Has the champagne bubble burst?
What do expanding boundaries, rising yields and an antiquated cru classification mean for the future of Champagne?
Champagne is about to mushroom. In 2008, a preliminary proposal was accepted for the inclusion of forty more villages in the Champagne AOC (Appellation d’origine contrôlée, the French geographical certification). Fuelled by record sales of 338.7 million bottles in 2007, Champagne is bulging at the seams and desperately scurrying to find means of meeting the anticipated demand from China and India.
The global financial crisis postponed that demand temporarily, but expect new records to be chalked up the moment the downturn wears off.
Authorities have already taken one step toward anticipating this by increasing the allowed maximum yield to 15.5 tonnes per hectare between 2007 and 2011 (although this was cut back to 9.7 to address oversupply due to the financial crisis in 2009). To put this in perspective, Barossa Shiraz averages six tonnes to the hectare. “The problem with champagne is that every grower considers the maximum yield permitted by the appellation to be an economic minimum,” admitted Champagne Jacquesson’s Jean-Hervé Chiquet. “Cover cropping is a major tool for us in controlling yields but until recent environmental priorities became prominent, significantly less than one percent of champagne growers have practiced this.”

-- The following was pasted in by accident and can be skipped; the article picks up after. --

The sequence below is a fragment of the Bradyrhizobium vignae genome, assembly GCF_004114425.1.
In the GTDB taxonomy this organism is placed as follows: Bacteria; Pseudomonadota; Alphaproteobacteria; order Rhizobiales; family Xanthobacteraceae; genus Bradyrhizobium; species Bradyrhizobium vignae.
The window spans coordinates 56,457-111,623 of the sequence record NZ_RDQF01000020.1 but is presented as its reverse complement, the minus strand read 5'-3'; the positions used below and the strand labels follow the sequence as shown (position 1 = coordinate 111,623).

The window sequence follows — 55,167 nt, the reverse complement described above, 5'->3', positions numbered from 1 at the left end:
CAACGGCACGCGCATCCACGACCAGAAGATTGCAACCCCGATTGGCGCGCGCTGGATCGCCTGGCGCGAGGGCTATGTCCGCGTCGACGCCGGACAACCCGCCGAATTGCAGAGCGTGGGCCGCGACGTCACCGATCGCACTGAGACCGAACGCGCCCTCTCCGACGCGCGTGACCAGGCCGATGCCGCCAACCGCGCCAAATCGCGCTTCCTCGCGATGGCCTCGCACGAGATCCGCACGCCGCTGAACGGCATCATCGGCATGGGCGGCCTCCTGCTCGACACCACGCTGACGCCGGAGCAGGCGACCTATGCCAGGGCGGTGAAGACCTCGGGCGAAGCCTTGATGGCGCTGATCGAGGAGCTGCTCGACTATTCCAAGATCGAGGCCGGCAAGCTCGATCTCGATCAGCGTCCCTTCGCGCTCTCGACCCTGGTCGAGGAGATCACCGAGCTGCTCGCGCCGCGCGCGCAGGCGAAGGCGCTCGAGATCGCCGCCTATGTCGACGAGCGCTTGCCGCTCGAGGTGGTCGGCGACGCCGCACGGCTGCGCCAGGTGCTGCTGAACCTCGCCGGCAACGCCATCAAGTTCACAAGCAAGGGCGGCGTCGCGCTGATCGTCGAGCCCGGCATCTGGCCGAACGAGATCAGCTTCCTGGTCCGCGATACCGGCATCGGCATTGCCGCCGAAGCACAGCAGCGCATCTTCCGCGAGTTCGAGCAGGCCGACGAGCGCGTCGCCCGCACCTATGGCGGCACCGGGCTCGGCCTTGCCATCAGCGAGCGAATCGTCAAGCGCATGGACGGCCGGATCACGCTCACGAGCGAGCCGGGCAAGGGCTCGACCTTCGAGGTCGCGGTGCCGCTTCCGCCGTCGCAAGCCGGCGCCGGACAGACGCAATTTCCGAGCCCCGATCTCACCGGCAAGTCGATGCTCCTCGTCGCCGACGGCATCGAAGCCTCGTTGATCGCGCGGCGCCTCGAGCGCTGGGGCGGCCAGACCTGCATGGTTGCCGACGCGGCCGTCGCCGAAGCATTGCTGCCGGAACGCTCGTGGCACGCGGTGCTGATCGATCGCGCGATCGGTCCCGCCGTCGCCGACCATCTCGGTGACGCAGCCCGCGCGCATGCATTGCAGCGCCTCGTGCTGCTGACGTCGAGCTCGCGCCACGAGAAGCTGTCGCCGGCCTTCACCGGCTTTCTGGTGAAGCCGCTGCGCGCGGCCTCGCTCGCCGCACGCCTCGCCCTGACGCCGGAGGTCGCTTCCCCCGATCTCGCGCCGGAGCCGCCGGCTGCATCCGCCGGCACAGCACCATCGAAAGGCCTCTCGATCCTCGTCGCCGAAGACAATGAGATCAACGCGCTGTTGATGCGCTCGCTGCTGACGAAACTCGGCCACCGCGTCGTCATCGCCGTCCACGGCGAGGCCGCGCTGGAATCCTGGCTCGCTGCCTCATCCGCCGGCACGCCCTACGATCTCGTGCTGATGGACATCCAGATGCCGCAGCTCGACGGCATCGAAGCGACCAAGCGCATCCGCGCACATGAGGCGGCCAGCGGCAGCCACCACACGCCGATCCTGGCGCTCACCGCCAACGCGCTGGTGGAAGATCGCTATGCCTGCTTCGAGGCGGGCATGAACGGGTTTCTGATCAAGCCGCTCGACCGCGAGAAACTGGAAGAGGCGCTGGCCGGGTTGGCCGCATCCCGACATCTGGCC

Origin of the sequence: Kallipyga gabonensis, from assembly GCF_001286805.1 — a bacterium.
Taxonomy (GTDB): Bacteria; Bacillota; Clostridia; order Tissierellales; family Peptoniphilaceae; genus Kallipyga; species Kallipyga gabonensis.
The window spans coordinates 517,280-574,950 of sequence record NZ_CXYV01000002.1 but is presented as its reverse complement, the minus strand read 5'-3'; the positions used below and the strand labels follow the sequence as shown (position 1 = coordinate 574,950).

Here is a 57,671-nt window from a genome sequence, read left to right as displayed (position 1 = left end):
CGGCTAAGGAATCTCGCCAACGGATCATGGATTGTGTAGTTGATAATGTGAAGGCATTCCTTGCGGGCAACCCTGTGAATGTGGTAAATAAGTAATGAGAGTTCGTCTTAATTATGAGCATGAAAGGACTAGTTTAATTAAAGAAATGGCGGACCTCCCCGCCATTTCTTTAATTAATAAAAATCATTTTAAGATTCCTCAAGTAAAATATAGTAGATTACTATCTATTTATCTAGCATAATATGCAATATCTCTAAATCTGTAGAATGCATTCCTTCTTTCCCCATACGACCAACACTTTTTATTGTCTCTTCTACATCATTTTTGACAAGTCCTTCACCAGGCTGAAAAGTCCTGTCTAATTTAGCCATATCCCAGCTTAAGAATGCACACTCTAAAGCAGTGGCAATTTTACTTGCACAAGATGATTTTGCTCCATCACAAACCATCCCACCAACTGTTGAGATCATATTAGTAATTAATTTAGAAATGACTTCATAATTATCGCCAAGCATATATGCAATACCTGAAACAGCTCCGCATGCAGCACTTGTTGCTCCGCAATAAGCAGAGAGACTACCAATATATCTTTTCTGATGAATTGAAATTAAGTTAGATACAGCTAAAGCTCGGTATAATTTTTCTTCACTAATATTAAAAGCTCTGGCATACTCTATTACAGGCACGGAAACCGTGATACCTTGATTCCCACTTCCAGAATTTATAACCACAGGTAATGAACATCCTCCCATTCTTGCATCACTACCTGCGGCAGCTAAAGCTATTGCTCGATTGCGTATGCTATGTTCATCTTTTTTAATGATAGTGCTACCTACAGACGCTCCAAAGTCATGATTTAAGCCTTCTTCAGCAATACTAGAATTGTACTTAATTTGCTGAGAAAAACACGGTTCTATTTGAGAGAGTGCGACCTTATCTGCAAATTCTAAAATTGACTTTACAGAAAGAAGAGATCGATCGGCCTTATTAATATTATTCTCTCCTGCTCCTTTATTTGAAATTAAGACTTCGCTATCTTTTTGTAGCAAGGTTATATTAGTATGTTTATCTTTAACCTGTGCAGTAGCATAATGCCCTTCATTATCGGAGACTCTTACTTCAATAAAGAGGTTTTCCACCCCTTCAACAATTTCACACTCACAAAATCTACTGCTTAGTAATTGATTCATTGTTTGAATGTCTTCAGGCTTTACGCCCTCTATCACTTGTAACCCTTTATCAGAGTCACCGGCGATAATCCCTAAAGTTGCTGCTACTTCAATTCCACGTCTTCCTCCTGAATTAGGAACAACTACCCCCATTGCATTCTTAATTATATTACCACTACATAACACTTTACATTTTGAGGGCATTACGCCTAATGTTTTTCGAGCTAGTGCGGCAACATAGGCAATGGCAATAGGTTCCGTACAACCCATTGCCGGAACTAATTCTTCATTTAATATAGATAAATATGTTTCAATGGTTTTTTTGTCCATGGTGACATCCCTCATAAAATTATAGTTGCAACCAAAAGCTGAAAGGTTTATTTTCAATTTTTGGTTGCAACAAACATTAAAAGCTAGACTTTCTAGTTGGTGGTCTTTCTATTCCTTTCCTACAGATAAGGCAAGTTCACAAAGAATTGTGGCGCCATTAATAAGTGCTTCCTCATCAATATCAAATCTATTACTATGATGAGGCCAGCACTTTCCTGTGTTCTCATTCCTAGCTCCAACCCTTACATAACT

Under the proposed expansion of the region, individual plots are currently being examined for their suitability for grape growing and it will not be until 2016 that all the results are in and new boundaries are laid. The earliest vineyard plantings are not expected until 2017 and it will not be until at least 2021 that wines from these plots reach our shelves.
What to make of all this?…
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